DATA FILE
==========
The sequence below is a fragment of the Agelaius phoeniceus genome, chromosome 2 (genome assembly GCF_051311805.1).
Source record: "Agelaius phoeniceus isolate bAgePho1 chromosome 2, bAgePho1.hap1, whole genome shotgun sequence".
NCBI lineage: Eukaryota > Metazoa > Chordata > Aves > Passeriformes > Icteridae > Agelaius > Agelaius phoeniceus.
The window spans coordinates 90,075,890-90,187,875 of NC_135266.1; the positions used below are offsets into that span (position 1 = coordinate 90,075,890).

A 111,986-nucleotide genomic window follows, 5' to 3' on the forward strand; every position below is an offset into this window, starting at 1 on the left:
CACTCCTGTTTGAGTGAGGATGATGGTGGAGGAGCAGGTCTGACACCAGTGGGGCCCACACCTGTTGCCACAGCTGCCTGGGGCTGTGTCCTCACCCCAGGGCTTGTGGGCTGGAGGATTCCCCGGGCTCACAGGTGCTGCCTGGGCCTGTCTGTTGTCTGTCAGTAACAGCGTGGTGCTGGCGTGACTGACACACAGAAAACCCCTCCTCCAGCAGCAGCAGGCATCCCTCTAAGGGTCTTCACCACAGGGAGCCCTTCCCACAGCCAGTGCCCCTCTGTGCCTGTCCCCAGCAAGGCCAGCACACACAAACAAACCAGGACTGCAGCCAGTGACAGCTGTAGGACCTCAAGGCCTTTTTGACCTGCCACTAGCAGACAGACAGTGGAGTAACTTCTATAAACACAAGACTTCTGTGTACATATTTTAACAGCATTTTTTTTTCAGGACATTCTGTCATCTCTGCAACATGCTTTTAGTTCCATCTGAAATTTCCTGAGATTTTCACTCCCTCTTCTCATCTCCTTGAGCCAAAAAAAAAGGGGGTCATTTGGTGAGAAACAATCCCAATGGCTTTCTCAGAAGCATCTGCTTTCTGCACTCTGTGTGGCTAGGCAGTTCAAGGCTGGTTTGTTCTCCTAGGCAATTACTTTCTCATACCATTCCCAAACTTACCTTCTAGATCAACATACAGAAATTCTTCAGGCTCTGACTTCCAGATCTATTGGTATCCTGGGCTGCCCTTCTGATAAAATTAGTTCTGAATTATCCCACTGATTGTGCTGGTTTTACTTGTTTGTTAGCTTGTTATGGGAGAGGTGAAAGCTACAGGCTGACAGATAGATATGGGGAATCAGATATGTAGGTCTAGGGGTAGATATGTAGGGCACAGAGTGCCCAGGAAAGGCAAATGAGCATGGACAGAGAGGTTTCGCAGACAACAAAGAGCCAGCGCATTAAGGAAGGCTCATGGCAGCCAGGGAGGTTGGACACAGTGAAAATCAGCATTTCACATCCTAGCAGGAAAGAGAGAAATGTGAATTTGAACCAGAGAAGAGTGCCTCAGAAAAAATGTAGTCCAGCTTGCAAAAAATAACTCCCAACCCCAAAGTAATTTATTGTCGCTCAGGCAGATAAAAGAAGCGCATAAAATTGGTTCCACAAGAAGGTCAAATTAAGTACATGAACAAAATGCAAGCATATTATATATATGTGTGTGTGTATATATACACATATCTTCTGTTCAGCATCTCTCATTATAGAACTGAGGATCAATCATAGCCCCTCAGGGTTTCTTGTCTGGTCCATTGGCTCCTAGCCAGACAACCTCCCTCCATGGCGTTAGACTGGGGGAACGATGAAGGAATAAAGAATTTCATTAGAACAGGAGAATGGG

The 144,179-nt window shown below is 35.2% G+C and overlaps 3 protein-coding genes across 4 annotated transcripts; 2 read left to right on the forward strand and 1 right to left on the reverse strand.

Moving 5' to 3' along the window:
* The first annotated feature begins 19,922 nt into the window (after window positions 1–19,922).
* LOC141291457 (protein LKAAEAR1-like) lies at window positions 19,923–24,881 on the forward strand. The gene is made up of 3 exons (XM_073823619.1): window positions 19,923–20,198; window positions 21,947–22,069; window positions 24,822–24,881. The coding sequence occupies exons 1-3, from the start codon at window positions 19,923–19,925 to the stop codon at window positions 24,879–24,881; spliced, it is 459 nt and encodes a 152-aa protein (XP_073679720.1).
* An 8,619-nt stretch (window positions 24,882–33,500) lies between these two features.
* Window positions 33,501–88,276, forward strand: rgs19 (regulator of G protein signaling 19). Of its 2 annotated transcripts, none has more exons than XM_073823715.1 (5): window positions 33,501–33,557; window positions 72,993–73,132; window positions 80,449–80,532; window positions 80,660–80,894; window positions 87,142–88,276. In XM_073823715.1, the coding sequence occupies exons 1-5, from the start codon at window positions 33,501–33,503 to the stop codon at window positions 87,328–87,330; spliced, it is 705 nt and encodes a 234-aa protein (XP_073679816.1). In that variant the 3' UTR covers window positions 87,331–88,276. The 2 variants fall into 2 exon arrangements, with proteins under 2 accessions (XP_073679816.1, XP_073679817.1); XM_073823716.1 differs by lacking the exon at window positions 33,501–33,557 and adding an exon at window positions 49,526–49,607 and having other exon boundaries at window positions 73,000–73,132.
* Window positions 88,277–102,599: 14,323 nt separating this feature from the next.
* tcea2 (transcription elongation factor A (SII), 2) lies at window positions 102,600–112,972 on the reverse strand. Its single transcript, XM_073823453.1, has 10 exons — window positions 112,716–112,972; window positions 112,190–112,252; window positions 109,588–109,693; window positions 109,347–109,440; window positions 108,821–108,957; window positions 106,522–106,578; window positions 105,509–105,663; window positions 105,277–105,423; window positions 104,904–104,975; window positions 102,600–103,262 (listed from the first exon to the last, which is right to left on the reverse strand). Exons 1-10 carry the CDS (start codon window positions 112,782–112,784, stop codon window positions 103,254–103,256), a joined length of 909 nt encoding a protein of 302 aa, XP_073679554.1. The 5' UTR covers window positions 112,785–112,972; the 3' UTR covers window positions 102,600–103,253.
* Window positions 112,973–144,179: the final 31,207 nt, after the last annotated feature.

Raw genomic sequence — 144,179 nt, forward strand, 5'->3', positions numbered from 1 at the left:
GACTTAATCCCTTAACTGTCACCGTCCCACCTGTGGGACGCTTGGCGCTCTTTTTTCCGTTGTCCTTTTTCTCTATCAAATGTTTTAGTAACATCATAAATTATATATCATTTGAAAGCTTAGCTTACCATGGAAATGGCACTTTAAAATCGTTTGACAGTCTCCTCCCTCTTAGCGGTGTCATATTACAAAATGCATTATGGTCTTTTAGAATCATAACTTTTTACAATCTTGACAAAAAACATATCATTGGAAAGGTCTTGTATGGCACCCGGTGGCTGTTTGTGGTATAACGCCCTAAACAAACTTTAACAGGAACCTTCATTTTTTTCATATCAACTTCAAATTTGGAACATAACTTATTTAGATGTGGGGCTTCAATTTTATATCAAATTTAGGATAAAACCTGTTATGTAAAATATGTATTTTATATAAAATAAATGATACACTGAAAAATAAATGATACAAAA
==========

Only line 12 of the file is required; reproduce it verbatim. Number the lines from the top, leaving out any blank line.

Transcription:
* Window positions 33,501–88,276, forward strand: rgs19 (regulator of G protein signaling 19). Of its 2 annotated transcripts, none has more exons than XM_073823715.1 (5): window positions 33,501–33,557; window positions 72,993–73,132; window positions 80,449–80,532; window positions 80,660–80,894; window positions 87,142–88,276. In XM_073823715.1, the coding sequence occupies exons 1-5, from the start codon at window positions 33,501–33,503 to the stop codon at window positions 87,328–87,330; spliced, it is 705 nt and encodes a 234-aa protein (XP_073679816.1). In that variant the 3' UTR covers window positions 87,331–88,276. The 2 variants fall into 2 exon arrangements, with proteins under 2 accessions (XP_073679816.1, XP_073679817.1); XM_073823716.1 differs by lacking the exon at window positions 33,501–33,557 and adding an exon at window positions 49,526–49,607 and having other exon boundaries at window positions 73,000–73,132.